I am now in college, doing excellent, enjoying it and getting the services I need to succeed. I am also working part time in the restaurant industry.  I have been making friends and I’m not pushing anyone away, and even with my family things have improved.  As for my anxiety, I used to get panic attacks to the point where I could not breathe; it felt like I was having a heart attack, with my body spasming.  I could not control it, or understand it, and I was very scared.  Since I graduated PQ in the end of May, I have only had a total of 3 anxiety attacks that I could not control. I now know great deep breathing techniques and body exercises to limit my anxiety to get any farther. I had one therapist tell me “we fear the fear of anxiety” and that has stuck with me forever. I can now tell my triggers, and when I am getting anxiety.

I feel like a whole new person.  My ability to love myself with no one else and to accept the help that I need and want to do well is something I never felt before.  I’m now at a place where I have taken control of my life, and I could not be happier.  I’m convinced Pacific Quest saved my life, and helped me understand how amazing it is to be on this earth and how lucky I am to have gone to a place like that, and be able to grow from it.  It is and will always be a memorable experience I will never forget and will forever be grateful for.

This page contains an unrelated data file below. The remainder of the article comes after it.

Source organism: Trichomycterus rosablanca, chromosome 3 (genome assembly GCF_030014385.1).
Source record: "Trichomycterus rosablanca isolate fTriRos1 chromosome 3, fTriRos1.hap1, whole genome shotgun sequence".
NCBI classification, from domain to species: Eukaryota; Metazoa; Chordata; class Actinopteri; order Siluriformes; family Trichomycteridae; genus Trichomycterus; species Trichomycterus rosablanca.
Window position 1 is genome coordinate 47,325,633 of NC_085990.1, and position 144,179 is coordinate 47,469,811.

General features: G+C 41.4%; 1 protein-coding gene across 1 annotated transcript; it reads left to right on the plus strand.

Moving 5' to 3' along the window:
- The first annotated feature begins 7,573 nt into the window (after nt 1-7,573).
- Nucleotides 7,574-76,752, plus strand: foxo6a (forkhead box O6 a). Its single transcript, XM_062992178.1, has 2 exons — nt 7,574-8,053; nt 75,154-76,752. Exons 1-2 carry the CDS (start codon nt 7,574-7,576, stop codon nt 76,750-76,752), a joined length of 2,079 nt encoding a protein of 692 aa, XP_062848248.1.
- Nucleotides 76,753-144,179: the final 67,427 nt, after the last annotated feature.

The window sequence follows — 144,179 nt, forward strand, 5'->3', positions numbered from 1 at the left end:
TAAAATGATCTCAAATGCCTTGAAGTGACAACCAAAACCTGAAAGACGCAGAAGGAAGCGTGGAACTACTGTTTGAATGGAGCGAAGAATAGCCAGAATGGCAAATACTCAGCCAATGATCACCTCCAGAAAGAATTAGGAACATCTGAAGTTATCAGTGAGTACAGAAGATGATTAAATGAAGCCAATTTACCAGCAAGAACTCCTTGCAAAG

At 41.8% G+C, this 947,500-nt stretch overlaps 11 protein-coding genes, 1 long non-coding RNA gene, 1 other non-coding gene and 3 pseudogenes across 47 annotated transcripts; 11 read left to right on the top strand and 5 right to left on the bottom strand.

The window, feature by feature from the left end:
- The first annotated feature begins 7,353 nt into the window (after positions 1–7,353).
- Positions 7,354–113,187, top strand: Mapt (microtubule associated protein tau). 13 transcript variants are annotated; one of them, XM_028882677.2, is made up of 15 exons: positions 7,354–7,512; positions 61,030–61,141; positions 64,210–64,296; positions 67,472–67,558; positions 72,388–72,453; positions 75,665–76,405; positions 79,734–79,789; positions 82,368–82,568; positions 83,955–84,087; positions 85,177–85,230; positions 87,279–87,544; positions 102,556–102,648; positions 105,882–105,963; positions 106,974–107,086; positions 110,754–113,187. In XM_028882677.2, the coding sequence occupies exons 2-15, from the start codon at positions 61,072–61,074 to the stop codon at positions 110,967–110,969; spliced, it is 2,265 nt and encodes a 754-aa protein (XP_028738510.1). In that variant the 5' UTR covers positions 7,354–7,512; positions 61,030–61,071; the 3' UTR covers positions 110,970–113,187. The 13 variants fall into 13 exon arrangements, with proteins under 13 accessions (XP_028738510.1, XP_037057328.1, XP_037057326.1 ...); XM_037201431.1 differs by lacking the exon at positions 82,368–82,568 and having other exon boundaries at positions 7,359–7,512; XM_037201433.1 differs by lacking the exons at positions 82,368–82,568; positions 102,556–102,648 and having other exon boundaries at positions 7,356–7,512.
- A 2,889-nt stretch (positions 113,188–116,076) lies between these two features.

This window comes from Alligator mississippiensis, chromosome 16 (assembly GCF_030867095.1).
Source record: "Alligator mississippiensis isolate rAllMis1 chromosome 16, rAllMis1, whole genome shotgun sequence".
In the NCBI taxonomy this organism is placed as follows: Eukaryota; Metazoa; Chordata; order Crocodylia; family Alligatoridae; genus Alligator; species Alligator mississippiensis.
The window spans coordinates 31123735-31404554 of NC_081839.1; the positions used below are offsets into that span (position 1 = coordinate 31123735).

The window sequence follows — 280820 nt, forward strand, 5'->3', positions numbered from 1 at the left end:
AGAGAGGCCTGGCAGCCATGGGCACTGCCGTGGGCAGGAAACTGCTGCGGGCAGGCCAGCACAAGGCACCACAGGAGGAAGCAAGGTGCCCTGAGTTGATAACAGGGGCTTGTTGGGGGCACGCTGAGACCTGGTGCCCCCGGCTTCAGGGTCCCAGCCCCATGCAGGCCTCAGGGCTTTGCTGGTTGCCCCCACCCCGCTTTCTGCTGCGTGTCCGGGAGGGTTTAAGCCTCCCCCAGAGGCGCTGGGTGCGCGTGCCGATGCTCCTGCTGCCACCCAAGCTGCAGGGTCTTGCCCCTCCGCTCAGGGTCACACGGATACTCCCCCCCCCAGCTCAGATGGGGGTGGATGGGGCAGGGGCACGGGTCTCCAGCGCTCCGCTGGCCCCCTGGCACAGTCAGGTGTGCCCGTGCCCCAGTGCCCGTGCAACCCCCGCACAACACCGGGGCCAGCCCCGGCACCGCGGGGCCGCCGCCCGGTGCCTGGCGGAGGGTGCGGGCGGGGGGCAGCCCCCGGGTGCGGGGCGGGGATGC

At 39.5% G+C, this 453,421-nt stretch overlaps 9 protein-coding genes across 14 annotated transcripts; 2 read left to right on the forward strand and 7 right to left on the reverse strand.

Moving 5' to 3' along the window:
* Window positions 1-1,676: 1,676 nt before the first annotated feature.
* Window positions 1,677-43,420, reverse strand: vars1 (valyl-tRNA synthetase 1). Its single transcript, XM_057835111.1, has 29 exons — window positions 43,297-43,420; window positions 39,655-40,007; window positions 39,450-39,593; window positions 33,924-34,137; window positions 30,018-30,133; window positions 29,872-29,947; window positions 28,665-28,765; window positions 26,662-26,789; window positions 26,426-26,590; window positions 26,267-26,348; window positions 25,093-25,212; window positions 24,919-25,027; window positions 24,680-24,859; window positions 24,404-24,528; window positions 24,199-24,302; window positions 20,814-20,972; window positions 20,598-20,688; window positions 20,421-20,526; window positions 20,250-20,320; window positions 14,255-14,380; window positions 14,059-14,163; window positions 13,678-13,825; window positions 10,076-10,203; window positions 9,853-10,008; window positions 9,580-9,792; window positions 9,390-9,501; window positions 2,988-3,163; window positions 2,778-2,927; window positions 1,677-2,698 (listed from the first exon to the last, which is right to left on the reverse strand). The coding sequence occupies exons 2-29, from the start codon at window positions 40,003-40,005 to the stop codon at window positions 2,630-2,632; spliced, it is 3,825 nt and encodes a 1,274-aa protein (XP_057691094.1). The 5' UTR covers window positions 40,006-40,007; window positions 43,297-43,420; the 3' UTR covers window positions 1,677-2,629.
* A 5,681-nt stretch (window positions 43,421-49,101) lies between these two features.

October 19, 2016

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Pacific Quest expands capacity to provide EMDR

By: Teresa Bertoncin, LPCC, LMFT, Primary Therapist

Pacific Quest is excited to announce that a cohort of 13 of its clinical staff recently attended EMDR training with Dr. Roger Solomon, a Senior Faculty Member of the EMDR (Eye Movement Desensitization and Reprocessing) Institute, as they work to join PQ therapists already certified in the practice of EMDR.

Trauma is the body and mind’s response to unprocessed disturbing life events. Unresolved trauma is at the core of many psychological disorders—some more obvious than others, for example Post Traumatic Stress Disorder (PTSD). Yet, trauma is often also at the root of many anxieties, phobias, panic attacks, eating disorders, pain, hyper-vigilance, interrupted sleep, self esteem issues and addictions—many of the symptoms we see here at PQ. Trauma symptoms are often difficult to resolve, particularly with adolescents or young adults, because it may not be obvious that the experienced symptoms are related to trauma.

EMDR training recently offered to clinical staff at Pacific Quest

Teresa Bertoncin, LPCC, LMFT